James Watson, the molecular biologist who has become nearly as famous for his unfiltered, off-colour remarks as for his role in the discovery of the double-helix structure of DNA, has achieved another scientific milestone. On December 4, he became the first living scientist to auction his Nobel Prize medal to the highest bidder.

The anonymous buyer paid US$4.76 million, including the buyer's premium that goes to the auction house, participating by phone in the sale held at Christie's auction house in New York City. That is the highest price ever paid for a Nobel medal, far outstripping predictions that Watson's prize would sell for $2.5 million to $3.5 million.

The sale comes more than a year after the family of Francis Crick, who shared in the 1962 Nobel Prize in Physiology or Medicine with Watson, sold his medal for $2.27 million. "I'm very pleased," Watson said after the auction. "I wanted to be at least equal to Crick, but this exceeded his."

Whereas Crick remained a relatively private person until his death in 2004, Watson is a notorious rabble-rouser who is not shy about voicing his views on race and gender.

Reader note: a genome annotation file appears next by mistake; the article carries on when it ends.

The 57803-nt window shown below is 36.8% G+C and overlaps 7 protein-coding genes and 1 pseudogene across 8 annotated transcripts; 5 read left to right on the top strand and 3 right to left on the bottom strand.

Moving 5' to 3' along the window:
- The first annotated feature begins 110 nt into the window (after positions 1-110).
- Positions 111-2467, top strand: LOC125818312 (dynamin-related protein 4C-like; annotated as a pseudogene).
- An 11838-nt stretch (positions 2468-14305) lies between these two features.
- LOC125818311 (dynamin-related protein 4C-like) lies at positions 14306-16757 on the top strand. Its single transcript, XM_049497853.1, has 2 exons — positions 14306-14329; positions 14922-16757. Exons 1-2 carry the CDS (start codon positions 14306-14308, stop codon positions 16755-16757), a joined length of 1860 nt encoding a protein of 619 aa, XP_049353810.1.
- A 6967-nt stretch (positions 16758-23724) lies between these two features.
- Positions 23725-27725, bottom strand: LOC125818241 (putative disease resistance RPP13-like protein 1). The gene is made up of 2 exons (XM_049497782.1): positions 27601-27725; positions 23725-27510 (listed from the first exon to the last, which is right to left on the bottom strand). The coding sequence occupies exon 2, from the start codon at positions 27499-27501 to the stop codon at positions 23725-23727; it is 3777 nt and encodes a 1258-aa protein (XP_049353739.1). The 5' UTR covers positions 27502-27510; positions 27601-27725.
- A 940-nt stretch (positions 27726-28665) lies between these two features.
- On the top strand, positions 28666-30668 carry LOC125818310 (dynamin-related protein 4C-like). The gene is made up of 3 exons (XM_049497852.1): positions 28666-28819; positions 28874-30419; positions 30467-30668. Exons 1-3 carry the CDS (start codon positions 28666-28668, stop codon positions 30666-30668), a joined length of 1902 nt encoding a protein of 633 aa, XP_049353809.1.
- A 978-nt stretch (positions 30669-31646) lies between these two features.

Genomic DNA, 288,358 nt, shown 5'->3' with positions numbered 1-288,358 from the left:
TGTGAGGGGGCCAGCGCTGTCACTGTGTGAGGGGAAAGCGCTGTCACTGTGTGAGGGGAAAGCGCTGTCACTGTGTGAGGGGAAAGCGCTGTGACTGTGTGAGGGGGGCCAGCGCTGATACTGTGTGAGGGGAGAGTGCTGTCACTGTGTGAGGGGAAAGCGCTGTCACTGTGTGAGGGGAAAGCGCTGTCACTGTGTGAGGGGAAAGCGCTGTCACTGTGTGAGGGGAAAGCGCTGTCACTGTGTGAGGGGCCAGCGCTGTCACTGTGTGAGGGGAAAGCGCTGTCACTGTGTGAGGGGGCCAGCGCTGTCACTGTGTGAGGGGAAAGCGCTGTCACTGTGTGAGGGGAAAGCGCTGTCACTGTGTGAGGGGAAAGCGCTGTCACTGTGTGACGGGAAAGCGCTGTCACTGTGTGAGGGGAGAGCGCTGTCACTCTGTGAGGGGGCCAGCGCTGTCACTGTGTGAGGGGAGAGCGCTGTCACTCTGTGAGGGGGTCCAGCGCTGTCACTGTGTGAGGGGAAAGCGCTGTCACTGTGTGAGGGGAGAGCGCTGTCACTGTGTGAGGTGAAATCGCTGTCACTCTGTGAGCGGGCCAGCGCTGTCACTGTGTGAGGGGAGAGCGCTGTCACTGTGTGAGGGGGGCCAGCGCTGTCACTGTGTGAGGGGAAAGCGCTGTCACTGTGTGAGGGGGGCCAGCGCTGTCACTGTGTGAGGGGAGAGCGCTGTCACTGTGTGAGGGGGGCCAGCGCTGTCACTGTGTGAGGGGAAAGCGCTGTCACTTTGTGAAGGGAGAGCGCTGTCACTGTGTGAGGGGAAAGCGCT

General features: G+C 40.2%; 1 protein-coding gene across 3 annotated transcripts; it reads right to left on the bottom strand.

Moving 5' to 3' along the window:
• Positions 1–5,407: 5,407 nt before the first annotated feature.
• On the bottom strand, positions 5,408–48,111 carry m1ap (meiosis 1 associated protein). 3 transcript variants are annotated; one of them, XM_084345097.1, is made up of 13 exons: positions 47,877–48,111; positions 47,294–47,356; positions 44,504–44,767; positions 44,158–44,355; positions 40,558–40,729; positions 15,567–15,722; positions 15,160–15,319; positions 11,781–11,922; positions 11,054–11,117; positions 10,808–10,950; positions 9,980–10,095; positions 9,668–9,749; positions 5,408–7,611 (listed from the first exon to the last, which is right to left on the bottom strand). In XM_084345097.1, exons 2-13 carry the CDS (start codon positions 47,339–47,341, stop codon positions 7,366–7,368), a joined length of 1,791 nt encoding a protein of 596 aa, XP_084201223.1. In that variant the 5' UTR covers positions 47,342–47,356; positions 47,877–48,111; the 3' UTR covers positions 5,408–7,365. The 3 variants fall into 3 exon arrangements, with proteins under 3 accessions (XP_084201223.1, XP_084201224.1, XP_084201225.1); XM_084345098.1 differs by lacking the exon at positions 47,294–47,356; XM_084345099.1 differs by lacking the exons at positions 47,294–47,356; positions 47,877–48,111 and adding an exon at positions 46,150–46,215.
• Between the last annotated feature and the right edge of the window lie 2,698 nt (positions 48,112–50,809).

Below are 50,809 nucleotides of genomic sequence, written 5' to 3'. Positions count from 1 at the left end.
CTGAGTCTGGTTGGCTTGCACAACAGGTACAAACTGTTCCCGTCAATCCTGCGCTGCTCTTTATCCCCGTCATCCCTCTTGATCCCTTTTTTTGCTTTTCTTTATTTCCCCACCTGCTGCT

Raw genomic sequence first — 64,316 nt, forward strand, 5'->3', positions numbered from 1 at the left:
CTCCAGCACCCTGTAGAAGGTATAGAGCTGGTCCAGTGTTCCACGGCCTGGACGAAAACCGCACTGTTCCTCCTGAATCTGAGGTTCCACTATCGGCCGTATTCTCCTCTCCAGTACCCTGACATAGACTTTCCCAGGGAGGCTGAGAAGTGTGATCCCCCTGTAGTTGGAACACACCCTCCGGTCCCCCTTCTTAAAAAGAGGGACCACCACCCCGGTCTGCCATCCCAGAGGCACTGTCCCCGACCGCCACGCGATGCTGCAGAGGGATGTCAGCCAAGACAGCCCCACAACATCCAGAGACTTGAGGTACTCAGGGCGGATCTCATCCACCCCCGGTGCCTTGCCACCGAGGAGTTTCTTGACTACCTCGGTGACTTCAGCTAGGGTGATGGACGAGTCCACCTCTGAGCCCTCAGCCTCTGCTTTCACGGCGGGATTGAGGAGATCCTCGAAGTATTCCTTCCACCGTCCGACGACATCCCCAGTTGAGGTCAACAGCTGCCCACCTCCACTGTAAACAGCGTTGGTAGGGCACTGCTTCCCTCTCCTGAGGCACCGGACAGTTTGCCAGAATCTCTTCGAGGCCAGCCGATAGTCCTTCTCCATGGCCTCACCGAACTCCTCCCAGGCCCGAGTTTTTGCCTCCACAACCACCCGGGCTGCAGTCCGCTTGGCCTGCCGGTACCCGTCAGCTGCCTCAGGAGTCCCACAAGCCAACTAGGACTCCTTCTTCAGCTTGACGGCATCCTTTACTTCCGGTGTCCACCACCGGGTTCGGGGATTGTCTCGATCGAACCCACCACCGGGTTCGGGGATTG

In 2007, he was suspended from his post as chancellor of the Cold Spring Harbor Laboratory in Long Island, New York, after controversy erupted over his suggestion to The Sunday Times that black people are not as intelligent as white. "Our wanting to reserve equal powers of reason as some universal heritage of humanity will not be enough to make it so," he said. Watson retired from the laboratory shortly after.

Watson told Nature that his motivation for selling the medal is a chance for redemption. He plans to donate some of the proceeds to Cold Spring, where he still draws a $375,000 base salary as chancellor emeritus, and also to University College Cork in Ireland to help establish an institute dedicated to the mathematician George Boole. "I'm 52% Irish," Watson said by way of explanation.

He previously told the Financial Times, perhaps in jest, that he might also buy himself a David Hockney painting.

In addition to the medal, Watson also auctioned off notes from his Nobel acceptance speech — scribbled on stationery from the Grand Hotel in Stockholm — and lecture. The speech sold for $365,000 and the lecture for $245,000.

After the auction concluded, the 86-year-old Watson ambled to the front of the room as friends and colleagues snapped photographs. Watson's Nobel medal was removed from a white lacquer case and placed in his hands one last time.

"That's not yours anymore," someone shouted at him. No — but he does have a replica at his home.

This article is reproduced with permission and was first published on December 4, 2014.